Why does this happen? What makes smart girls more vulnerable, and less confident, when they should be the most confident kids in the room? At the fifth grade level, girls routinely outperform boys in every subject, including math and science. So there were no differences between these boys and girls in ability, nor in past history of success. The only difference was how bright boys and girls interpreted difficulty--what it meant to them when material seemed hard to learn.
Bright girls were much quicker to doubt their ability, to lose confidence, and to become less effective learners as a result.
Researchers have uncovered the reason for this difference in how difficulty is interpreted, and it is simply this: more often than not, bright girls believe that their abilities are innate and unchangeable, while bright boys believe that they can develop ability through effort and practice.
How do girls and boys develop these different views? Most likely, it has to do with the kinds of feedback we get from parents and teachers as young children. Girls, who develop self-control earlier and are better able to follow instructions, are often praised for their "goodness." When we do well in school, we are told that we are "so smart," "so clever, " or " such a good student." This kind of praise implies that traits like smartness, cleverness, and goodness are qualities you either have or you don't.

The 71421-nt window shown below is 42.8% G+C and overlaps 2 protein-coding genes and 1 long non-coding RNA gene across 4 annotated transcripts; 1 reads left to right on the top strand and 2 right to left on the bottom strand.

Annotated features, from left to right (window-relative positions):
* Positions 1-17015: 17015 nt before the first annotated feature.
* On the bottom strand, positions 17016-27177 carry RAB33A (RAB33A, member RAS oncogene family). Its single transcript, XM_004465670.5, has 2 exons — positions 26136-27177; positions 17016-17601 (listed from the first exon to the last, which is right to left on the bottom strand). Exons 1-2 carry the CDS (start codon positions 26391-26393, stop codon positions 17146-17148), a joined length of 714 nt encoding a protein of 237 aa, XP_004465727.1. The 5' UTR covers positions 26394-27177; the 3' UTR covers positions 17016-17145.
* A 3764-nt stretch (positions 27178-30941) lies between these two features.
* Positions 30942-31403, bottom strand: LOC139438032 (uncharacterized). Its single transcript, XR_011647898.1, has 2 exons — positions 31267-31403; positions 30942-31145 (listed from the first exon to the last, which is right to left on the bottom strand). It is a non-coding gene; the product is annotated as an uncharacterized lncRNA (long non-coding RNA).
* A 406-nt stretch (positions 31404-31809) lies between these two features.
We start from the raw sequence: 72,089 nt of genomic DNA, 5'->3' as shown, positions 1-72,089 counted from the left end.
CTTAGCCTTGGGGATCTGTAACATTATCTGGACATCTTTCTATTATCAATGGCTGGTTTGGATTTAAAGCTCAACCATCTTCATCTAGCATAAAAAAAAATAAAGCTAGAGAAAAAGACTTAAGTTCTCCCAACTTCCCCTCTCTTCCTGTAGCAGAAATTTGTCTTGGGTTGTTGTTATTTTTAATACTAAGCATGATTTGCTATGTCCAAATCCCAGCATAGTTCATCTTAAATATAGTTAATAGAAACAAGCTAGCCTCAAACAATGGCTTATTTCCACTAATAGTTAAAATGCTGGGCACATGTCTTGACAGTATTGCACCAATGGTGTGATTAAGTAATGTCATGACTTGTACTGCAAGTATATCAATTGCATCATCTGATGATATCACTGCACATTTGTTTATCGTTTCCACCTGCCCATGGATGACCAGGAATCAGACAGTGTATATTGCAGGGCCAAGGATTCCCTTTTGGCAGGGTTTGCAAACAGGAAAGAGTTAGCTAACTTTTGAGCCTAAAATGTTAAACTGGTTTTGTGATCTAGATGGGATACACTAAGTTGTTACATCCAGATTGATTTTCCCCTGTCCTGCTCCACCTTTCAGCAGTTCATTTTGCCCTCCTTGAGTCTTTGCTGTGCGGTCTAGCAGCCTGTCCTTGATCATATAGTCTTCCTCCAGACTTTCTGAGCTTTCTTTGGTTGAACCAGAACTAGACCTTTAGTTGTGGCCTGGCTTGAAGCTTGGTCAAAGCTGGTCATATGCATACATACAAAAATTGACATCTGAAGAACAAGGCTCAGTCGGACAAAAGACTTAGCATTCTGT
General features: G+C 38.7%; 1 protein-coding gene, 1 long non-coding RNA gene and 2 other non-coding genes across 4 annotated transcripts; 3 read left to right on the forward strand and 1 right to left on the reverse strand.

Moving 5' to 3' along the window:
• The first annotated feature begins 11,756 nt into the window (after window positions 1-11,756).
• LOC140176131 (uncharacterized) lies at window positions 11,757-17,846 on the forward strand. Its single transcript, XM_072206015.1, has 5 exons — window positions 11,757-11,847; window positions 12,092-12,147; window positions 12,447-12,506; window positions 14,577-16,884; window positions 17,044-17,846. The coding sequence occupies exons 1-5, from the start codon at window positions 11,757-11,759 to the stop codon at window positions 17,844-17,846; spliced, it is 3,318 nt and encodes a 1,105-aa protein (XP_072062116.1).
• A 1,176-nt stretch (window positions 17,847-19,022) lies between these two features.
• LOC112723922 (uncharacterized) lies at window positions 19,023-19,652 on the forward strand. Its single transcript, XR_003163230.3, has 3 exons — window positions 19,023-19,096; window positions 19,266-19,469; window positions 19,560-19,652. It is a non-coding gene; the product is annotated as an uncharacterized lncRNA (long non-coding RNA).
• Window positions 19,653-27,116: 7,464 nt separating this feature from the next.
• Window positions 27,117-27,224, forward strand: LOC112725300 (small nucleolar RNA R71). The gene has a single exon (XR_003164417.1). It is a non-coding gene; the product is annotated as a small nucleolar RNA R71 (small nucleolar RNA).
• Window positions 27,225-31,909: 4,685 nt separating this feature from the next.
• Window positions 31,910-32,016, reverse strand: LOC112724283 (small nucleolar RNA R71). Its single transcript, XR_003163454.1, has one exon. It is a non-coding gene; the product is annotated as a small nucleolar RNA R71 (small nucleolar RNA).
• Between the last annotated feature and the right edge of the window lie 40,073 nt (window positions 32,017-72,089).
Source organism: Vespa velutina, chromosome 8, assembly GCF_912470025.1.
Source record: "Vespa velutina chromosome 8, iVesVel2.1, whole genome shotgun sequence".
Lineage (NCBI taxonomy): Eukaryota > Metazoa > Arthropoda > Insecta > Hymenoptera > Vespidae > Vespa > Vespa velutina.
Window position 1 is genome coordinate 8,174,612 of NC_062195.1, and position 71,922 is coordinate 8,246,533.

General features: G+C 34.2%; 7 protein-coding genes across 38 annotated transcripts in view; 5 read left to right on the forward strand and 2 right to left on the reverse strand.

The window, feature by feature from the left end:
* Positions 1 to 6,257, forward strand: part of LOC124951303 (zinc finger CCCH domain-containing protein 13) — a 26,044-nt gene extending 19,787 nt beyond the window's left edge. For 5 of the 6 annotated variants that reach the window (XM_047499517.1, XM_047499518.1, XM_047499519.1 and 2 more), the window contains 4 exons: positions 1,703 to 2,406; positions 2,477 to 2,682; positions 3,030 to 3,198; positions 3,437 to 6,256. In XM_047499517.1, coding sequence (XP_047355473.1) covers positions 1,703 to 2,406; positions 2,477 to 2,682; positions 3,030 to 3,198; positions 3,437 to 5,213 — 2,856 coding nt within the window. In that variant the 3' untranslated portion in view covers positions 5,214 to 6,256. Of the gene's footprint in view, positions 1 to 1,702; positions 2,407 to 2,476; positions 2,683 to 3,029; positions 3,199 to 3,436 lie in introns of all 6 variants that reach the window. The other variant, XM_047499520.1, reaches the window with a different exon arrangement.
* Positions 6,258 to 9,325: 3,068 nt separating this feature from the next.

Heidi Grant Halvorson, Psychology Today, January 27, 2011
So, while they started this study in the 1980s, it is still taking place today.
Do girls carry these ideas with them?
What is the difference between girls and boys? Halvorson believes that girls continue to carry with them the negative self-image after fifth grade, which may be disappointing if true today,
Boys, on the other hand, are a handful. Just trying to get boys to sit still and pay attention is a real challenge for any parent or teacher. As a result, boys are given a lot more feedback that emphasizes effort (e.g., "If you would just pay attention you could learn this," "If you would just try a little harder you could get it right.") The net result: When learning something new is truly difficult, girls take it as sign that they aren't "good" and "smart", and boys take it as a sign to pay attention and try harder.
We continue to carry these beliefs, often unconsciously, around with us throughout our lives. And because bright girls are particularly likely to see their abilities as innate and unchangeable, they grow up to be women who are far too hard on themselves--women who will prematurely conclude that they don't have what it takes to succeed in a particular arena, and give up way too soon.
Heidi Grant Halvorson, Psychology Today, January 27, 2011
Innate and unchangeable? Does this. mean that the way that teachers and parents talk to young women leave such an impression that they can never overcome it?
No, but it appears that many still lack the confidence that boys do, and that it is the self=image that needs to be changed.
An interesting analysis.